Retelling an old story

We went to see the new Dad’s Army film last week. I’d heard good reviews and I was encouraged by the cast, but I love the original Dad’s Army programmes – could this live up to it? We have a tendency to remember what has gone before with a sense that it can never be bettered by the present or the future and to want things to be as they always were and so anything new has a lot to live up to.
We enjoyed Dad’s Army, you could see where the new cast were copying the old cast, you could see various nods to the past, and the story line was a bit silly – but then it always was. But as a stand alone film, it made for a pleasant afternoon, it has the usual components mixing slapstick with farce, a bit of adventure and a lot of misunderstanding and we soon forgot what had gone before, enjoyed the present and the way in which this ensemble told the story.
As we move through Lent to Easter there is a sense of going down old familiar routes. We remember this story ever year, so how can it retain it’s wonder, it’s freshness, its passion. How can we feel the pain of betrayal, isolation, loss when we know that Easter is coming? And how can we know the excitement of new life when it feels much the same as it did last year? One way is open our eyes to the present, to be aware of modern stories of betrayal, isolation, loss; to be aware of lives where the hopefulness of Easter can not be imagined. And then to open our eyes to all that is new, exciting, fresh, and celebrate each moment of resurrected new life that causes us to stop and wonder. Another is to be aware that Jesus continues to carry all our betrayal, isolation, loss – past, present and future to the cross and offer each of us the hope of a new future. That does not change, however blasé, or cynical we may be the Easter adventure continues and someone is going to catch it for the very first time – now that is exciting!
be blessed
Craig

Welcoming Ben

Ben 1601Ben 1601We have a new addition to our family. Today Ben arrived. He is a 3 year old Spaniel cross, with jet black hair and lovely sweet manner. I can see already that he is intelligent, a quick learner and will do anything for a food related bribe! He was found as a stray and there have been two previous attempts to re-home, both of which failed because he is boisterous, he will need attention – although as I type he seems quite happy lying in his bed under the stairs waiting for me to move out of the study. So we know we have taken on a challenge, it will not be fair on Ben for us to give up on him or for us not to give him the attention he needs. Already we are making adjustments to some of our plans and some of our routines, to take Ben into account and ensure that he feels welcome with us. It’s an enormous responsibility!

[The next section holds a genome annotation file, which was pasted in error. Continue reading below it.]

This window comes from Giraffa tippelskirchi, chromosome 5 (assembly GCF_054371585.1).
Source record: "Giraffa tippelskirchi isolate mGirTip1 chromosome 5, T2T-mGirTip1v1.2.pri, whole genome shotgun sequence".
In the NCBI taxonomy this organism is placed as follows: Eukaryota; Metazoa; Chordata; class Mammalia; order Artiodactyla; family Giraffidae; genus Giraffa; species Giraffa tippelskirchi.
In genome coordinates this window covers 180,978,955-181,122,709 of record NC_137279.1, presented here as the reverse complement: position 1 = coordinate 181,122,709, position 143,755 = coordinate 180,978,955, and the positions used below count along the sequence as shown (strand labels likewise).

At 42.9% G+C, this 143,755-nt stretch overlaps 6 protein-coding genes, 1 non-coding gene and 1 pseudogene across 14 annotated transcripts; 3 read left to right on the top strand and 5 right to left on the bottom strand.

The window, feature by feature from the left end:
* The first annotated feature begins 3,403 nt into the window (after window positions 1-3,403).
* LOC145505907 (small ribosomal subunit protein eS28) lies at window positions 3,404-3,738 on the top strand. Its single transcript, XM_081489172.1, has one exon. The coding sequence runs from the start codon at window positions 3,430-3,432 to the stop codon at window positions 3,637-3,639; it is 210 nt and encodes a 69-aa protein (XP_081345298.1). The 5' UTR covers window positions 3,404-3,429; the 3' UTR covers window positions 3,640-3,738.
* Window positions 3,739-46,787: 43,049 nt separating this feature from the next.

We are at that period in the Christian year where we hear about Jesus calling people to be with him, to become part of a new family, being made welcome in God’s kingdom. It calls for a change in routine, in expectations, in outlook. Jesus comes from God and is made welcome in some homes but not in others, is he made welcome in ours? Are we prepared to change our plans, our routines, because Jesus has come into our lives and calls us to think differently and follow faithfully? When we welcome a new follower of Jesus into our nice tight knit Christian Family are we prepared to make the adjustments that will make each person truly welcome for who they are – or are we expecting others to just fit into our nice comfortable routines?

I can hear Ben beginning to stir, perhaps he needs a bit of attention before I have some dinner. I can hear Jesus sniffing around our world, perhaps he needs a bit of attention as well.

Be blessed

Craig